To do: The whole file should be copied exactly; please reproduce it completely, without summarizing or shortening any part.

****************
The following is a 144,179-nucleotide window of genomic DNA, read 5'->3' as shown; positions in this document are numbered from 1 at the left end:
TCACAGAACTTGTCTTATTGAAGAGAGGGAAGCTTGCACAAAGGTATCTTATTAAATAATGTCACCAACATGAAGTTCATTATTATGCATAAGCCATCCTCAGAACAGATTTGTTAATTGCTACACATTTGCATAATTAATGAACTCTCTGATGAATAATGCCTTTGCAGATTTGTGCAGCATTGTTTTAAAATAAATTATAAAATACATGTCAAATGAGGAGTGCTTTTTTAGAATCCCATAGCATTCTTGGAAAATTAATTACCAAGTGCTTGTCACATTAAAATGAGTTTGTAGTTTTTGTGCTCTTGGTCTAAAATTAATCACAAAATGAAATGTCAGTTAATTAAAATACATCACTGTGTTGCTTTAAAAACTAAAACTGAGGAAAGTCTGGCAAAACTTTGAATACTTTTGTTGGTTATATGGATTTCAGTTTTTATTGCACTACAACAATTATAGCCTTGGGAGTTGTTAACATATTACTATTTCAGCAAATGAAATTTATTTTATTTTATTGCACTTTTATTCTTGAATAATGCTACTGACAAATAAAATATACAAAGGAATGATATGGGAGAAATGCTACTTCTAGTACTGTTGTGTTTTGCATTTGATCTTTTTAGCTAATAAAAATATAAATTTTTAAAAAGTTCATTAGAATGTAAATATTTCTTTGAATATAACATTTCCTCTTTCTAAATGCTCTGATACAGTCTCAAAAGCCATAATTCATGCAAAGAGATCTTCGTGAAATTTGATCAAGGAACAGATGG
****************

The following is a 144,179-nucleotide window of genomic DNA, read 5'->3' as shown; positions in this document are numbered from 1 at the left end:
TCACAGAACTTGTCTTATTGAAGAGAGGGAAGCTTGCACAAAGGTATCTTATTAAATAATGTCACCAACATGAAGTTCATTATTATGCATAAGCCATCCTCAGAACAGATTTGTTAATTGCTACACATTTGCATAATTAATGAACTCTCTGATGAATAATGCCTTTGCAGATTTGTGCAGCATTGTTTTAAAATAAATTATAAAATACATGTCAAATGAGGAGTGCTTTTTTAGAATCCCATAGCATTCTTGGAAAATTAATTACCAAGTGCTTGTCACATTAAAATGAGTTTGTAGTTTTTGTGCTCTTGGTCTAAAATTAATCACAAAATGAAATGTCAGTTAATTAAAATACATCACTGTGTTGCTTTAAAAACTAAAACTGAGGAAAGTCTGGCAAAACTTTGAATACTTTTGTTGGTTATATGGATTTCAGTTTTTATTGCACTACAACAATTATAGCCTTGGGAGTTGTTAACATATTACTATTTCAGCAAATGAAATTTATTTTATTTTATTGCACTTTTATTCTTGAATAATGCTACTGACAAATAAAATATACAAAGGAATGATATGGGAGAAATGCTACTTCTAGTACTGTTGTGTTTTGCATTTGATCTTTTTAGCTAATAAAAATATAAATTTTTAAAAAGTTCATTAGAATGTAAATATTTCTTTGAATATAACATTTCCTCTTTCTAAATGCTCTGATACAGTCTCAAAAGCCATAATTCATGCAAAGAGATCTTCGTGAAATTTGATCAAGGAACAGATGG